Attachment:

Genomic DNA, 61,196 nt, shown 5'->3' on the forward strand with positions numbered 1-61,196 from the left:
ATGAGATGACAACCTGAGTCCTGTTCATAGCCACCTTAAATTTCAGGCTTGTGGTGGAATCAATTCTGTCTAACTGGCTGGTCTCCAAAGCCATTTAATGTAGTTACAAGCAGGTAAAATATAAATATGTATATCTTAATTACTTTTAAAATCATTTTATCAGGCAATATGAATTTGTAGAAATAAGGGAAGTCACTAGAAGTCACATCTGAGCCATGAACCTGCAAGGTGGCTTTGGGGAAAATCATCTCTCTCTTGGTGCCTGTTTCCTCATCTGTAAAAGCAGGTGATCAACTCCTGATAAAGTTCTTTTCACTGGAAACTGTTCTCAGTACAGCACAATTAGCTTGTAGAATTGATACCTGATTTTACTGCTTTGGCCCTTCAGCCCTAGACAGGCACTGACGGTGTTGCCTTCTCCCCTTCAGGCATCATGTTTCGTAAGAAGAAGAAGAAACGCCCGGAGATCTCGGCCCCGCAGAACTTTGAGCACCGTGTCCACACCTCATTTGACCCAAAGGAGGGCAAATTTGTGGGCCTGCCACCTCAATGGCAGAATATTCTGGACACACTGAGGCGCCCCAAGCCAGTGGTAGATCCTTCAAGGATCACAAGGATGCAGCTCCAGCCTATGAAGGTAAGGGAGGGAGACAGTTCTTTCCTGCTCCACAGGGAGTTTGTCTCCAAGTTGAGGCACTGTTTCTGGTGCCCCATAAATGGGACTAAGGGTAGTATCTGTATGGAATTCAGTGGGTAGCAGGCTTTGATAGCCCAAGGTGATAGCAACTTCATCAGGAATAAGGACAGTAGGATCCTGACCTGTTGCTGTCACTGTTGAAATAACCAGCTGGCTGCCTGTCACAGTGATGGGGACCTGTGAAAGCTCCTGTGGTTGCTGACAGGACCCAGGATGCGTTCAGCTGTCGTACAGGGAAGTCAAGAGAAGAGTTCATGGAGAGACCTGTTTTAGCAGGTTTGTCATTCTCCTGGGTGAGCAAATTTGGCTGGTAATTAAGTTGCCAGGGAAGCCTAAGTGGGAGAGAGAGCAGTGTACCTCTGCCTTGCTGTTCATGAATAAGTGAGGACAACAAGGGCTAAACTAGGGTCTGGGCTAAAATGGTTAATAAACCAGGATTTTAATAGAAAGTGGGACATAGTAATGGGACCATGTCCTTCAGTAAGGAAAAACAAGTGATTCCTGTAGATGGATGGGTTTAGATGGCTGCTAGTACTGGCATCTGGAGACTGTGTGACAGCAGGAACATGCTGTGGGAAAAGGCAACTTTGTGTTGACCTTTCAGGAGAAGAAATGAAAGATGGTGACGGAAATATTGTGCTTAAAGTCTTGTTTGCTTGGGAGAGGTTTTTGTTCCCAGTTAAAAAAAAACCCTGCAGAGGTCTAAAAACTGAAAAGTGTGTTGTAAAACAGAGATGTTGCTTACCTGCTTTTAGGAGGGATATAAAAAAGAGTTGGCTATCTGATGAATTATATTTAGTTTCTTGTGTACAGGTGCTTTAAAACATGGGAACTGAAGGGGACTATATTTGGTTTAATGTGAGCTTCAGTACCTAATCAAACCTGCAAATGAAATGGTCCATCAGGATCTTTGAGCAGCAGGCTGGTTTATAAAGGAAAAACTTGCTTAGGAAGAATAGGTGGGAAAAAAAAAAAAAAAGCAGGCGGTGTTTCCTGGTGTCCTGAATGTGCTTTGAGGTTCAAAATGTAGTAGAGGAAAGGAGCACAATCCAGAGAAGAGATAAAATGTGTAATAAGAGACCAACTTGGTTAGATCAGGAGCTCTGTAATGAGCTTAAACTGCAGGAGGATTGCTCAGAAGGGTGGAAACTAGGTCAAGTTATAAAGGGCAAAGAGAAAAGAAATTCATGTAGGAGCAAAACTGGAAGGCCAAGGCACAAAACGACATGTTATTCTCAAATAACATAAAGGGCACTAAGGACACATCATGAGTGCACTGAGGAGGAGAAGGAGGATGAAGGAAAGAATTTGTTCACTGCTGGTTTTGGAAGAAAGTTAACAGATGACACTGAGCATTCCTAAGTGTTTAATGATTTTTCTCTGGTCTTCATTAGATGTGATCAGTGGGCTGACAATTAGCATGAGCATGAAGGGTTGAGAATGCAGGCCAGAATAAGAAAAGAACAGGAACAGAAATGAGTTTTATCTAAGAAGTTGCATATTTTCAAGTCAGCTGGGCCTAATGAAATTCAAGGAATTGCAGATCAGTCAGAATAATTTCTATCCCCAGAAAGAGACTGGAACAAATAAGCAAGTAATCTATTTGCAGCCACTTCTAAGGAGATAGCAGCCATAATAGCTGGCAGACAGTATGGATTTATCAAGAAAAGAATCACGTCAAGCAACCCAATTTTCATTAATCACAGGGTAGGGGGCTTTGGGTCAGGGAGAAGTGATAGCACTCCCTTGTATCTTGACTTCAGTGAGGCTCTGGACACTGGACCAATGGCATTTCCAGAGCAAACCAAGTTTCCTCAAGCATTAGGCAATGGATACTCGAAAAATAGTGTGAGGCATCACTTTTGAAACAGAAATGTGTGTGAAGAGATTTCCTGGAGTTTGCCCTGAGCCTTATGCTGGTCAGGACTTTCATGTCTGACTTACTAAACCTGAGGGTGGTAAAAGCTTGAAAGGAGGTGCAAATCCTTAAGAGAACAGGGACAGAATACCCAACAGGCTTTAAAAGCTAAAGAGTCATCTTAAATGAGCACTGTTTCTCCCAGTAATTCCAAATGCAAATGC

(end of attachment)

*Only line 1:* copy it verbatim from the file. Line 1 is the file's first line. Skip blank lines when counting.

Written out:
Genomic DNA, 61,196 nt, shown 5'->3' on the forward strand with positions numbered 1-61,196 from the left: